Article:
probability theorem by conditioning on the length of Jons commute or Jons wait at the station. If

Jons commute is 20 minutes (or X = 0), then Stephen can encounter up to 2 red lights to satisfy

TS TJ . Similarly if Jons commute is 21 minutes (or X = 1), Stephen can encounter up to 3 red

lights and so on.

3

X

P(TS TJ ) = P(TS TJ | X = x)P(X = x)

x=0

3 X

2+x k 5k

1X 5 1 2

=

4 k 3 3

x=0 k=0

= 0.9352.

An alternative approach follows. We rst compute the joint PMF of the commute times of Stephen

and Jon PTS ,TJ (k, ). Because of independence, PTS ,TJ (k, ) = PTS (k)PTJ ().

Therefore,

P(TS TJ ) = P(TS = 18) + P(TS = 19) + P(TS = 20) + P({TS = 21} {TJ 21})

+ P({TS = 22} {TJ 22}) + P({TS = 23} {TJ = 23})

5 1 4 2 3 3 2

2 5 1 2 5 1 2 5 1 2 3

= + + +

3 1 3 3 2 3 3 3 3 3 4

4 1 5

5 1 2 2 1 1

+ +

4 3 3 4 3 4

= 0.9352.

P({X = 3} {TS TJ })

P(X = 3 | TS TJ ) = .

P(TS TJ )

3

Massachusetts Institute of Technology

Department of Electrical Engineering & Computer Science

6.041/6.431: Probabilistic Systems Analysis

(Quiz 1 Solutions | Fall 2010)

If Jon waited 3 minutes at the train, his commute was 23 minutes and Stephens commute takes

at most as long as Jons commute since the longest possible commute for Stephen is 23 minutes.

Therefore, the numerator in the previous expression is equal to P(X = 3) = 14 . The denominator

was computed in the previous part.

1

P(X = 3 | TS TJ ) = 3 X

2+x k 5k

X 5 1 2

x=0 k=0

k 3 3

= 0.2673.

Problem 2.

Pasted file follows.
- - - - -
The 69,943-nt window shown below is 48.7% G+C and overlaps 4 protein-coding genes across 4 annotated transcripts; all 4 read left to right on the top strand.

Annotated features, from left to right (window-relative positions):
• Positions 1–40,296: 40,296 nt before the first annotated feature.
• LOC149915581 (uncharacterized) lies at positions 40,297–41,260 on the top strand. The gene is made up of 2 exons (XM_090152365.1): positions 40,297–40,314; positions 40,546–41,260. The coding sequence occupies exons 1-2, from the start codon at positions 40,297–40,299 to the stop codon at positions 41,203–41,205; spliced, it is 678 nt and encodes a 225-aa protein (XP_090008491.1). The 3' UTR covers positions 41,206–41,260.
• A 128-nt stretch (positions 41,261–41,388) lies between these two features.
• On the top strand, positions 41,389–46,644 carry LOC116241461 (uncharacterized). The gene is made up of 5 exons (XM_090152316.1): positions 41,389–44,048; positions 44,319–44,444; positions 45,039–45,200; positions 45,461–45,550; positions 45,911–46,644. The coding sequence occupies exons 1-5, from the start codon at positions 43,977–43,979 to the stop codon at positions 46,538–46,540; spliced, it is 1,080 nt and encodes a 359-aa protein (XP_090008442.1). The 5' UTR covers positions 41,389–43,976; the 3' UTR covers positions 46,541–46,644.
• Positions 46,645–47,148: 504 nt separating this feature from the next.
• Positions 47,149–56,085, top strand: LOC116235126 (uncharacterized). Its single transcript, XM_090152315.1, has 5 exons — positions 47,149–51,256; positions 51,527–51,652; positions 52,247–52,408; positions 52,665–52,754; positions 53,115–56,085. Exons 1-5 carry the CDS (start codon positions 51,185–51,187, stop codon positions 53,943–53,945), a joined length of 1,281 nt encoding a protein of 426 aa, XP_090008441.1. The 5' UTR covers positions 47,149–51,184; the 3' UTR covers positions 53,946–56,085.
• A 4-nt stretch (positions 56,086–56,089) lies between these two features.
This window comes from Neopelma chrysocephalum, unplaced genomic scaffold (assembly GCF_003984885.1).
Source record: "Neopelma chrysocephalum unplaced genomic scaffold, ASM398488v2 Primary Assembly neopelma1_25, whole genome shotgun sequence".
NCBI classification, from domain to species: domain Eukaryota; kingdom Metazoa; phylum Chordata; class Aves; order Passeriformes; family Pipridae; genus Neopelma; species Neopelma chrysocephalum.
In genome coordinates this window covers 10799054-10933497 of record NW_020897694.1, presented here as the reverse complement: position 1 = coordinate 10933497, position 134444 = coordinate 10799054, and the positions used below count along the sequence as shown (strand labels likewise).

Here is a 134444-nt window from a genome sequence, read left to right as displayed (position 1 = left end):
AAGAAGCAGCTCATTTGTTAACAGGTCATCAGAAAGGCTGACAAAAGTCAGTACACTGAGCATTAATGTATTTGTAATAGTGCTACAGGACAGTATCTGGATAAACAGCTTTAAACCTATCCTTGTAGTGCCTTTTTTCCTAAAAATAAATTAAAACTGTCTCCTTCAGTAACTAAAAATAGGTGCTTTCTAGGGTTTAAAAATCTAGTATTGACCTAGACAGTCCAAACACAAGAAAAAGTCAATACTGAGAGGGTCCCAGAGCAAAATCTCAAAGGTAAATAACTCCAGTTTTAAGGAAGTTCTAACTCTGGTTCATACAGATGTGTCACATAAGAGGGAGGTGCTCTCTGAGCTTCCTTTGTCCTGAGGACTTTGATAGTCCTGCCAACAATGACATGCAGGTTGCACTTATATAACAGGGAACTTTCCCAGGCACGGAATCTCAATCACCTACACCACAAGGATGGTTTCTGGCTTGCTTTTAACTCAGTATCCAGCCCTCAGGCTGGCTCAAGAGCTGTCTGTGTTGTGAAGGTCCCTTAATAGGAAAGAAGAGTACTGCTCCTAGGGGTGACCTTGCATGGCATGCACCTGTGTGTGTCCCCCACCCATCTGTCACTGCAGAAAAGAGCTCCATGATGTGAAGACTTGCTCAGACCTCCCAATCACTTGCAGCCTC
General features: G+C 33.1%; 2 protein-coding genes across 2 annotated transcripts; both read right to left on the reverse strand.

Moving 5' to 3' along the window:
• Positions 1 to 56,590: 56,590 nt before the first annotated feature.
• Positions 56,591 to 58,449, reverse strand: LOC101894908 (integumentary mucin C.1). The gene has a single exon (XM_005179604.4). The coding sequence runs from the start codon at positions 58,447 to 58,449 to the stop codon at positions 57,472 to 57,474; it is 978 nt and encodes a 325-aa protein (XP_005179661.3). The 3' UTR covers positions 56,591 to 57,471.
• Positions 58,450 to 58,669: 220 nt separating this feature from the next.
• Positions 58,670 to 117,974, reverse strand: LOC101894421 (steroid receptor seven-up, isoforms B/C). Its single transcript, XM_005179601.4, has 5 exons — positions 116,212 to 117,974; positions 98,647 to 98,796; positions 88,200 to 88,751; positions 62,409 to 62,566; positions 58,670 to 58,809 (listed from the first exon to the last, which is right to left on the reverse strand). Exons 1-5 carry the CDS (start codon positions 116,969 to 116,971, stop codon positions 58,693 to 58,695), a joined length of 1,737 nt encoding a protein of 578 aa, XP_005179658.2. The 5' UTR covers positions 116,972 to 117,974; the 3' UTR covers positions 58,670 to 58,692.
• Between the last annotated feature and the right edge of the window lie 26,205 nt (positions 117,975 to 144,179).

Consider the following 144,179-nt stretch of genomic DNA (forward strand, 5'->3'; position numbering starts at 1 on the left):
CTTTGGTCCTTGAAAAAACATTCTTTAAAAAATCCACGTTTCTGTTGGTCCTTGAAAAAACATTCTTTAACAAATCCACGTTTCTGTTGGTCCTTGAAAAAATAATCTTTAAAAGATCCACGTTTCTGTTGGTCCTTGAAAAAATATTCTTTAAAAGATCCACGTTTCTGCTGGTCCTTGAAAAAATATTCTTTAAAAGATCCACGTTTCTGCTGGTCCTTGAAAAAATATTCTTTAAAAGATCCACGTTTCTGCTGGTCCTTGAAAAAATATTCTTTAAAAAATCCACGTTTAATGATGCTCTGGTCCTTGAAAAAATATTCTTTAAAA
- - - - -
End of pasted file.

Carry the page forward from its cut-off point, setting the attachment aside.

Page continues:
1. (10 points) Always True. We need to show that

P(A B c ) = P(A)P(B c ).

= P(A) P(A)P(B)

= P(A)(1 P(B))

= P(A)P(B c ),

2. (10 points) Not Always True. Using the diagram below, let C = A B and let P(A) > P(C)

and let P(B) > P(C). The conditional probability P(A B | C) = 1. Furthermore, P(A | C) = 1

and P(B | C) = 1. Since P(A B | C) = P(A | C)P(B | C), A and B are conditionally

independent given a third event C. Given C c , A and B are disjoint which means that A and B are

not independent.

The following is an alternative counterexample. Imagine having 3 coins with the following probabil

ity of heads: p = 1/5, p = 1/3 and p = 2/3, respectively. Each coin has equal probability of being

selected. Let C be the event that you select the coin with p = 1/5. Let C c be the event that you

choose one of the other two coins. Let A be the event that the rst coin toss results in heads. Let B

be the event that the second coin toss results in heads. For a given coin, the tosses are independent

such that:

P(B | A C) = P(B | C).

4

Massachusetts Institute of Technology

Department of Electrical Engineering & Computer Science

6.041/6.431: Probabilistic Systems Analysis

(Quiz 1 Solutions | Fall 2010)

Given C c , A and B are not independent since we can have either the p = 1/3 coin or the p = 2/3

coin. Knowing A changes our beliefs of the result of the second coin toss.

B A Cc

P(B | A C c ) = c

A

C

1 1 2 2 2

3 3 + 3

=

1 1

2

3 3 + 3

5

= .

9

However,

P(B C c )

P(B | C c ) =

P(C c )

1 1 2

3 3 +

3

= 2

3

1

= .

2

As shown, P(B | A C c ) =

6 P(B | C c ).

3. (10 points) Always True. Using independence of X and Y , var(X + Y ) = var(X) + var(Y ).

Since variance is always non-negative, var(X) + var(Y ) var(X).

5

MIT OpenCourseWare

http://ocw.mit.edu

Fall 2013